While local derbies and crosstown rivalries are always a treat in club football, there’s nothing quite like a heated international contest between two nations with no love lost between them.
Listening to the national anthems prior to the contest can send shivers down the player’s spine, and even grab the attention and fascination of the most casual supporter.
So what are the biggest international football rivalries?
While the options are endless, we’ll try to pick out the five most intense affairs.
5. England v Scotland
Some believe that the United Kingdom should be represented by one unified national team. But in such a scenario, we would miss out on some of the most compelling rivalries that marked the early beginnings of the sport in the late 19th century between England, Wales, Scotland and Ireland.
But it’s the contest between the English and their northern neighbours which is often identified as the oldest rivalry in international football. Even though its importance somewhat declined in recent decades due to the ever-growing gap in quality between the two British sides, its historical symbolism is enough to warrant a place on this list.
4. Germany v Netherlands
The Germans have plenty of rivals on both the European and international stages. Italy, France, Brazil, England and France are only some of the nations who consider Die Mannschaft an eternal nemesis. Yet, it’s the Dutch who would arguably win a contest to determine Germany’s most hated rivals.
Ahead of the 1974 World Cup final, Johan Cruyff and company were the heavy favorites. The Total Football revolutionists weren’t only out there to lift their maiden trophy, but also to embarrass the West Germans on their own turf in Munich.
Nonetheless, Gerd Müller and and his teammates stunned the “cocky” Oranje, causing an upset that an entire nation hasn’t fully swallowed until this very day.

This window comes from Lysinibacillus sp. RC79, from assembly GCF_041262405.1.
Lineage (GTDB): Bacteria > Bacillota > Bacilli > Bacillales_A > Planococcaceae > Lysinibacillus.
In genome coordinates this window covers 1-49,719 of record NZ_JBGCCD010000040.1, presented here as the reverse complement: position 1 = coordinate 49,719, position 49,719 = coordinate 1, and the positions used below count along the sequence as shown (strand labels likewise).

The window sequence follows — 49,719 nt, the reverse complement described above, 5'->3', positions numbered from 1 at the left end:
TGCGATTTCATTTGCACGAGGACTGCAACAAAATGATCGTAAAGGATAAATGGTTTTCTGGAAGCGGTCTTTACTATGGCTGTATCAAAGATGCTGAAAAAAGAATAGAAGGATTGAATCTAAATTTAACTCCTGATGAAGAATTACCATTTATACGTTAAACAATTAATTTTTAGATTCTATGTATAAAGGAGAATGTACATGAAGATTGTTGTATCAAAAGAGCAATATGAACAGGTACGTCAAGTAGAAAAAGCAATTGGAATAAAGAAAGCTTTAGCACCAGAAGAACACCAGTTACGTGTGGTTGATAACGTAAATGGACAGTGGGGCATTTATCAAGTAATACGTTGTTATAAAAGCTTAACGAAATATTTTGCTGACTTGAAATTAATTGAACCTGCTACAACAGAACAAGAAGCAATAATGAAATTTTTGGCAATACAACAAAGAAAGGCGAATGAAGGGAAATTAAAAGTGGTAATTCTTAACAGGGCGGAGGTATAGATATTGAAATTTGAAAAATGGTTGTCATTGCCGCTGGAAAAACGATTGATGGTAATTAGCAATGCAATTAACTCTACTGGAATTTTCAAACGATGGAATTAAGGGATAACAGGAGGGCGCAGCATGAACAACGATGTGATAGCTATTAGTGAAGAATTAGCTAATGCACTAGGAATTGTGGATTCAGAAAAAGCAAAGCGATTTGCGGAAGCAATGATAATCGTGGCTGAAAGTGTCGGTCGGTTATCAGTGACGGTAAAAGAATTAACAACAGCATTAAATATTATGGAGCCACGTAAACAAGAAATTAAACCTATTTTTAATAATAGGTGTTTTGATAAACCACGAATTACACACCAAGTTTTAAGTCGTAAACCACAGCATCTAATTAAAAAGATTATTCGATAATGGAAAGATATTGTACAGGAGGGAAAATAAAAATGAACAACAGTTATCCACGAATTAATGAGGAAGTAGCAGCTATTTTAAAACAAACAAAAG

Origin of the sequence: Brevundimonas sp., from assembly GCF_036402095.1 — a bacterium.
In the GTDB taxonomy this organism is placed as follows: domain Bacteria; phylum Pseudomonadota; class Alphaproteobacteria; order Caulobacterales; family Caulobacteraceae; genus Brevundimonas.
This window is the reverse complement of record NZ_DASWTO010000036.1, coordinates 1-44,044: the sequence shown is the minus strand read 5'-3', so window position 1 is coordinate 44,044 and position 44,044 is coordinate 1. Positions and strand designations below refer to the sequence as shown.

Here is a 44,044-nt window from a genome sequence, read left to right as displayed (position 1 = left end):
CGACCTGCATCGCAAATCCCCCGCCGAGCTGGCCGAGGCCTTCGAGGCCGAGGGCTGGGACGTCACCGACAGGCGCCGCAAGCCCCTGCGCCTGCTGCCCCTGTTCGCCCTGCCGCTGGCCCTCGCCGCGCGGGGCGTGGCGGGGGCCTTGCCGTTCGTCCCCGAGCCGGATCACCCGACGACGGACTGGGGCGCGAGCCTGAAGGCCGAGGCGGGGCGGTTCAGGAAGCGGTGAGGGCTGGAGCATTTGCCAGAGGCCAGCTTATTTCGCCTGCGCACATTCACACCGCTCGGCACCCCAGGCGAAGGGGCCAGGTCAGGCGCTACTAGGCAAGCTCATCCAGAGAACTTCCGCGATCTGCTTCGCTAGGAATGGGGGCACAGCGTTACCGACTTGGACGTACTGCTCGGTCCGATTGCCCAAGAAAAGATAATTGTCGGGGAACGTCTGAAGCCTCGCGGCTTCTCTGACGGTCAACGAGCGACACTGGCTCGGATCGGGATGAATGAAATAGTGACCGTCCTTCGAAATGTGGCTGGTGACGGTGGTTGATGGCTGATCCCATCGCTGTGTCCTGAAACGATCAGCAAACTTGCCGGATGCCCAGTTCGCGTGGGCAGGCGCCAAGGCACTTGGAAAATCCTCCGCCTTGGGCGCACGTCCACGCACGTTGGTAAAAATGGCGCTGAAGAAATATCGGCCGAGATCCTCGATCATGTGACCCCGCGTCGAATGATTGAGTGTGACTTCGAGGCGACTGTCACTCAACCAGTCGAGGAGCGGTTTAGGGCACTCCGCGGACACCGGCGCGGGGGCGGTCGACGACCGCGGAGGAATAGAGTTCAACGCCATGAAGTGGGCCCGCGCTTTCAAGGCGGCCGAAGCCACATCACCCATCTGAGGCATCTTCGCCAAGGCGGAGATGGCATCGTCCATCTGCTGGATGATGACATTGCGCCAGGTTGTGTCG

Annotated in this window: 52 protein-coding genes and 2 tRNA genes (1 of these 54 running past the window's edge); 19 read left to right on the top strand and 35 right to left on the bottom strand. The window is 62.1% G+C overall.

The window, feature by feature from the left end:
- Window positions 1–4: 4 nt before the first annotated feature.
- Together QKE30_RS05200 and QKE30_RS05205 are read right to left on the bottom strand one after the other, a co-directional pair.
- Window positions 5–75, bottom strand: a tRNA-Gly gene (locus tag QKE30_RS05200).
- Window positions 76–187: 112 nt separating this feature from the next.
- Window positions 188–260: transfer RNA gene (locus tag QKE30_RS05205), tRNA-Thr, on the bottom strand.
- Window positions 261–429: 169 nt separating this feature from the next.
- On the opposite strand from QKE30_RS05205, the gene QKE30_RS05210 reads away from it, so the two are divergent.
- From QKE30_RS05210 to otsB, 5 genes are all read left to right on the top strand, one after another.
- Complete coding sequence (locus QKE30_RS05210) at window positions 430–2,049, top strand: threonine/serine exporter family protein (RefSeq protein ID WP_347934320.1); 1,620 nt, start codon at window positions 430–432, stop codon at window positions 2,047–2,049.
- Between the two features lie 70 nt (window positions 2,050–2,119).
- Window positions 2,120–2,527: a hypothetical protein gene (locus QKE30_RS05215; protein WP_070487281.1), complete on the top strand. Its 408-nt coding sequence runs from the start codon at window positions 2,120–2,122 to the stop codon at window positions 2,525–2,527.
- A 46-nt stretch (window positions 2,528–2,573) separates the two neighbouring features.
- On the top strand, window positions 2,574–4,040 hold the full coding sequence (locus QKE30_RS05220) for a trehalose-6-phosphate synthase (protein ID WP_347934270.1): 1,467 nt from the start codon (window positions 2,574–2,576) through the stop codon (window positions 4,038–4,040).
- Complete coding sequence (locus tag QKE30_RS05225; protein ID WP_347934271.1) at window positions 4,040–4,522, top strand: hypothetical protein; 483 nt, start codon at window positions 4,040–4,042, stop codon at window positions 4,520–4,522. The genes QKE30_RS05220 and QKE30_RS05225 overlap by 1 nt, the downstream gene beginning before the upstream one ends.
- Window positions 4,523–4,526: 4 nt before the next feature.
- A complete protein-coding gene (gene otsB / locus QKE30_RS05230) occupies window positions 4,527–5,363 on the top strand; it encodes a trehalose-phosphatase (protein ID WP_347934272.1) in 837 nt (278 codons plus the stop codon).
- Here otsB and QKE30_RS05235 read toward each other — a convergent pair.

3. Argentina v England
Diego Armando Maradona is arguably the most famous footballer who ever lived. Coincidentally, only four minutes separated between his two most famous goals – the “Hand of God” and the “Goal of the Century”. The first showcased the gamesmanship and shrewdness of the controversial icon, while the second depicted his unparalleled genius and extraordinary dribbling skills.
While the rest of the world celebrated what they had just witnessed, the sorrowful English were left to rue their luck and curse Maradona’s name. This historic match only came to further fuel the tension between the two nations who were embroiled in the Falklands War at the time.
More than a decade later, The South Americans once again reverted to the dark arts of deceiving to knock the Three Lions out of the 1998 World Cup. This time, it was Diego Simeone who got under the skin of David Beckham and then added some play-acting, which culminated in a red card for the popular figure.
Nonetheless, the Manchester United legend would then get his revenge four years later by scoring the winner from spot, which ultimately resulted in an embarrassing first round elimination for the Argentines.
2. Italy v France
Despite having great many things in common, the Italians and the French share a well-documented rivalry. Between 1998 and 2000, Les Bleus enjoyed their golden age, winning the World Cup at home, before lifting the European Championship two years later. However, both achievements came at the expense of Italian heartbreaks – especially David Trezeguet’s shocking golden goal in the final of Euro 2000.
Add the stunning action of the World Cup 2006 to the mix, including the infamous Zinedine Zidane headbutt and the Azzurri’s penalty shootout vengeance, and you get one of the most thrilling rivalries on the international stage.
1. Argentina v Brazil
While some may label football players as greedy and overpaid athletes, money is surely the last thing on the player’s mind when he’s taking part in the Superclásico de las Américas.
When it comes to these two superpowers, the world is not big enough to host them let alone the South American content. Despite being neighbours, these two nations have few things in common away from the unconditional love to the Beautiful Game.
While most Argentines adopt hard-working antics and would always leave it all on the pitch, the Brazilians are renowned for their light-hearted, easy-on-the-eye approach.
Thanks to their geographical locations, the two rivals collide on a continuous basis – whether during the World Cup qualifiers or the Copa America – with South American supremacy and bragging rights always at stake.